Issue: 5 Thursday, 19 March 2015
We are pleased to share the International Carbon Action Partnership (ICAP) newsletter, a quarterly summary of the latest developments in emissions trading around the world and activities here at ICAP.
For more information on cap-and-trade programs in force and in the works around the world, please visit the ICAP Interactive ETS Map on the ICAP website. It is updated regularly as new information becomes available.
The ICAP Secretariat
According to a flash report released by the Tokyo Metropolitan Government, the Tokyo Cap-and-Trade program has reduced emissions by 23% compared to base-year emissions*;corresponding to an 11% reduction since the program’s start in FY2010. Launched in April 2010, the Tokyo cap-and-trade program, was the first city based ETS. Covering 20% of Tokyo’s emissions, the program focuses on reducing GHG emissions from the commercial and industrial sectors. The 23% reduction can be attributed to the continuation of measures, such as LED installation that companies took following the 2011 Tohoku Earthquake and the ensuing power crisis. As of February 2015, over 90% of covered entities have exceeded their reduction targets (6% and 8% below base-year emissions for business and industry facilities respectively) for the first compliance period (FY2010-FY2014), and 69% of entities have already surpassed their targets (15% and 17% below base-year emissions) for the second compliance period (FY2015-FY2019).* base-year emissions are the average emissions from three consecutive fiscal years selected between FY2002 and FY2007
Two months after the launch of the Korean ETS (KOR ETS), about 1,380 Korean allowances (KAU) have changed hands on the national Korean exchange. Although the spot price of KAUs has increased slightly from KRW 8,640 (about EUR 6.70) to KRW 10,100 (about EUR 7.70), so far, 85% of the overall trading activity took place on the opening day (12 January). Shortly before the launch of the system, the government announced a reference price of about EUR 7, above which it would consider measures to stabilize the market (Korean). Participating companies received only about 80% of the amount of allowances they applied for in the first trading period (media article). Some 243 companies – about half of total covered entities – had requested their individual allocation be increased. On 10 February, the Ministry of Environment granted 40 companies a total of 6.7 million additional allowances (Korean). The allowances were taken from the allowance reserve and will not affect the total emissions cap. Meanwhile, several companies have filed a class action lawsuit against the ministry’s allocation plan.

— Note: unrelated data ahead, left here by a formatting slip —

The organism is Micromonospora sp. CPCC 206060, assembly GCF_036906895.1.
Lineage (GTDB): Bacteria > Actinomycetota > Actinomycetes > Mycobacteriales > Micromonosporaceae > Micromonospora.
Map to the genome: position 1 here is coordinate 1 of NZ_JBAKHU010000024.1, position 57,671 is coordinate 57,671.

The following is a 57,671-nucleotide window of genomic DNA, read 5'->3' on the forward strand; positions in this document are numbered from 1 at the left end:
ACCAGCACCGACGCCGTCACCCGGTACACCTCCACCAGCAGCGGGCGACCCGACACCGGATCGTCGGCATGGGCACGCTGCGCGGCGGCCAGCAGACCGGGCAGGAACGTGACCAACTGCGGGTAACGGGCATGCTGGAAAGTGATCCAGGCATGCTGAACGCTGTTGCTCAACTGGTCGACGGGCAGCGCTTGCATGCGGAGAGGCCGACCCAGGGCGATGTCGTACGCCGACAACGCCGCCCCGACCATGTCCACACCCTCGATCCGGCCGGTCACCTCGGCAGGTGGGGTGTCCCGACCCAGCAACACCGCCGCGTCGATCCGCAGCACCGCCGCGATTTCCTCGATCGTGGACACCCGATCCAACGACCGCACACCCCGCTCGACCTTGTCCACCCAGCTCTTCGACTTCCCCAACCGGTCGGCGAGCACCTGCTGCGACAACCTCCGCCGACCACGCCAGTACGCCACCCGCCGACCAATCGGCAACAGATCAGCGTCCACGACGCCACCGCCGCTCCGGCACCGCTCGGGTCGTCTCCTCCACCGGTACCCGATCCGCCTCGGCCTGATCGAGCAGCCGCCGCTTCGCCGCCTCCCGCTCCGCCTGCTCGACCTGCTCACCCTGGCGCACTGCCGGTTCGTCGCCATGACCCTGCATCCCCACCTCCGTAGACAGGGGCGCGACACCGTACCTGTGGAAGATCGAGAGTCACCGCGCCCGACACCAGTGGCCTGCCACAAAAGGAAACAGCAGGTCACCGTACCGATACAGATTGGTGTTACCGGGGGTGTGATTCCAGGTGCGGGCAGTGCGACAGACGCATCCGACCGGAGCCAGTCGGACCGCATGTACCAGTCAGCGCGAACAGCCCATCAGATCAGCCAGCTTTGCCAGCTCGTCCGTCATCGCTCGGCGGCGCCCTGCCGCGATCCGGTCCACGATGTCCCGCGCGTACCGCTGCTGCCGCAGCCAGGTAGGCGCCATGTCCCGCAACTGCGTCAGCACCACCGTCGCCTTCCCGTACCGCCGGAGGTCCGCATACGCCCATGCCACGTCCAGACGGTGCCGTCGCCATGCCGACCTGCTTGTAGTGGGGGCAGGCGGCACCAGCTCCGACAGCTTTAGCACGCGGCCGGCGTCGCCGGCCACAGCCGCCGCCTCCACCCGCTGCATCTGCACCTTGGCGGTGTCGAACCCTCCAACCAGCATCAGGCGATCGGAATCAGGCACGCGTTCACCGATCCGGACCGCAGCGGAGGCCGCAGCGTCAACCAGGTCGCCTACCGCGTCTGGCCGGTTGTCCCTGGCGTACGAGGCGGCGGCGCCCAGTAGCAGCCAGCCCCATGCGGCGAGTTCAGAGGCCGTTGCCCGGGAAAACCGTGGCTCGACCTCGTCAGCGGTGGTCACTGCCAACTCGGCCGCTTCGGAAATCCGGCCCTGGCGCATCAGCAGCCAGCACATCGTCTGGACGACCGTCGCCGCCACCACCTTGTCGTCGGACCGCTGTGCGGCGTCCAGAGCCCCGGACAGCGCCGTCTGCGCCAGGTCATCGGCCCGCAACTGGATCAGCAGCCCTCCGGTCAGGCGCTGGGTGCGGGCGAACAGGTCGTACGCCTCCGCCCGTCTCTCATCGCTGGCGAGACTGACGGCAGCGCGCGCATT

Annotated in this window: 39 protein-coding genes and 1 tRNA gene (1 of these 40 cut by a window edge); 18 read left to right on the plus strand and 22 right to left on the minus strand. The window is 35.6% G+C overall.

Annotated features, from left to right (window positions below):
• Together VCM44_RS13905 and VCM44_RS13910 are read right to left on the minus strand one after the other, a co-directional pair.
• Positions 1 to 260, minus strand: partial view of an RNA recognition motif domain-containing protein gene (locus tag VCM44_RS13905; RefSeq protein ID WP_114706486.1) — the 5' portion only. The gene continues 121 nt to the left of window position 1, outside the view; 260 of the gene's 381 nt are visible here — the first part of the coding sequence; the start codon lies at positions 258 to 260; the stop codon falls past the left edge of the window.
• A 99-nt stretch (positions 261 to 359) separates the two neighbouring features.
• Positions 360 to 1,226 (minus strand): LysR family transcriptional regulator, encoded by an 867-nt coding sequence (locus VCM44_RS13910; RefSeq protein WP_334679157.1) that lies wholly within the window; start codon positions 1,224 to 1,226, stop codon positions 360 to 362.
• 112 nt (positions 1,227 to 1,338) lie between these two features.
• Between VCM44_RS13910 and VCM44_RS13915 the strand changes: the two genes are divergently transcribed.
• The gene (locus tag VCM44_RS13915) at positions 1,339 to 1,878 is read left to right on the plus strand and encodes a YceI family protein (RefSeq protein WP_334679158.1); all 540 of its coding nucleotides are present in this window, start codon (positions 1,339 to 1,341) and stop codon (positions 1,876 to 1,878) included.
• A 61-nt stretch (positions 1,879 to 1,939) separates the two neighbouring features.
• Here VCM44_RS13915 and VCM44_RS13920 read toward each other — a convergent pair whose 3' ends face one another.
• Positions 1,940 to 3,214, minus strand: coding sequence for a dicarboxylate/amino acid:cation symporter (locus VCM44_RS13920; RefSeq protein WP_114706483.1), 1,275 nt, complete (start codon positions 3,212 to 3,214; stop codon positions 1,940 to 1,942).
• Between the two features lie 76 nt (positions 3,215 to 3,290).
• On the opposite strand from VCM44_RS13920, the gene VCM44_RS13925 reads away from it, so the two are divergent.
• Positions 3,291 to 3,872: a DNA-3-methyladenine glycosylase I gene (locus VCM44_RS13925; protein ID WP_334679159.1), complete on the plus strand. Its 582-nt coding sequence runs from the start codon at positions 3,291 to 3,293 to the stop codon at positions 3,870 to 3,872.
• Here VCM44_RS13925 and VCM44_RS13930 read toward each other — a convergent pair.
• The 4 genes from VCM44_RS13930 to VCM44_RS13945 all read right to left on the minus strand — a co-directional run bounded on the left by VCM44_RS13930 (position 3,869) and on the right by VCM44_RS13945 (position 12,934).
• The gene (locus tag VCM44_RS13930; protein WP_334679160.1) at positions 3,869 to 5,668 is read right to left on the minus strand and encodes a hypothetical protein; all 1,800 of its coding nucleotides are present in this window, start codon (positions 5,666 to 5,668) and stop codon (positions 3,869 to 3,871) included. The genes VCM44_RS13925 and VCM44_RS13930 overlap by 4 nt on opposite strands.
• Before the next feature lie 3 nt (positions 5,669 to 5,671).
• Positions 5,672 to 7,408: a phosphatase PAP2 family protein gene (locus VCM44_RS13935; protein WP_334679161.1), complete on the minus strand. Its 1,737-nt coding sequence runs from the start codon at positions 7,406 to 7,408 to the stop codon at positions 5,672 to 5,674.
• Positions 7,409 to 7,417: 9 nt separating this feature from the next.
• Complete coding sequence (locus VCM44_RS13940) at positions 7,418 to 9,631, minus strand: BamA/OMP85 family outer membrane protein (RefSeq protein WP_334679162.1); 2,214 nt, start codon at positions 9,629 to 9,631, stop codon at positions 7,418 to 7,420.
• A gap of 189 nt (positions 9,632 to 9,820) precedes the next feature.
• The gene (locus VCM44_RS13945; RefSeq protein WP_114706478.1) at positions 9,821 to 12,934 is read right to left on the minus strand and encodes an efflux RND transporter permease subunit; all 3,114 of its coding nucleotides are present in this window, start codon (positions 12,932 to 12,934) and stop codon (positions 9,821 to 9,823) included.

The Canadian province of Ontario released a climate policy discussion paper inviting stakeholders to submit proposals on how to best drive emissions reductions, including options for a carbon price. The paper presents emissions trading, either as a cap-and-trade or baseline-and-credit system, and a carbon tax as possible policy options. The Ministry of Environment and Climate Change will hold a series of public meetings to discuss the issue through the end of March. The government will announce their decision on an appropriate carbon pricing mechanism in the spring (media article).
A cap-and-trade bill published towards the end of 2014 by Washington Democratic Governor Jay Inslee has overcome its first hurdle, passing the House Environment Committee with a 6-to-5 vote along party lines. It has now been referred to the Appropriations Committee. If the Washington House of Representatives continues to vote along party lines, the bill is likely to be approved as Democrats have a majority of 51 to 47 seats. It will face a harder reception in the Washington Senate, where Republicans have a majority of 26 to 23 seats. Despite challenges, if the bill is passed, it could take effect as soon at July 2016.
On 10 February 2015, ICAP launched the second edition of the ICAP Status Report on ETS Worldwide. The report presents key trends and figures on emissions trading at the start of 2015, features articles from policymakers and ETS experts on trends in their jurisdictions, as well as concise, up-to-date factsheets on all jurisdictions currently implementing or considering an ETS. Both the report and infographics are available on the ICAP website.
The International Carbon Action Partnership (ICAP) will convene its next Training Course on Emissions Trading in Seoul from 19 to 28 May 2015. The course will build capacity on the technical design and implementation of ETS for the 25 selected participants from the Asia region (out of over 160 applicants).
In July, ICAP will convene a Masterclass on Emissions Trading in London open to policymakers and other stakeholders from the private, academic and nongovernmental sectors. The course targets applicants with previous knowledge and practical experience with the design and operation of emissions trading systems. Applications and more information on the masterclass will be posted on the ICAP website.
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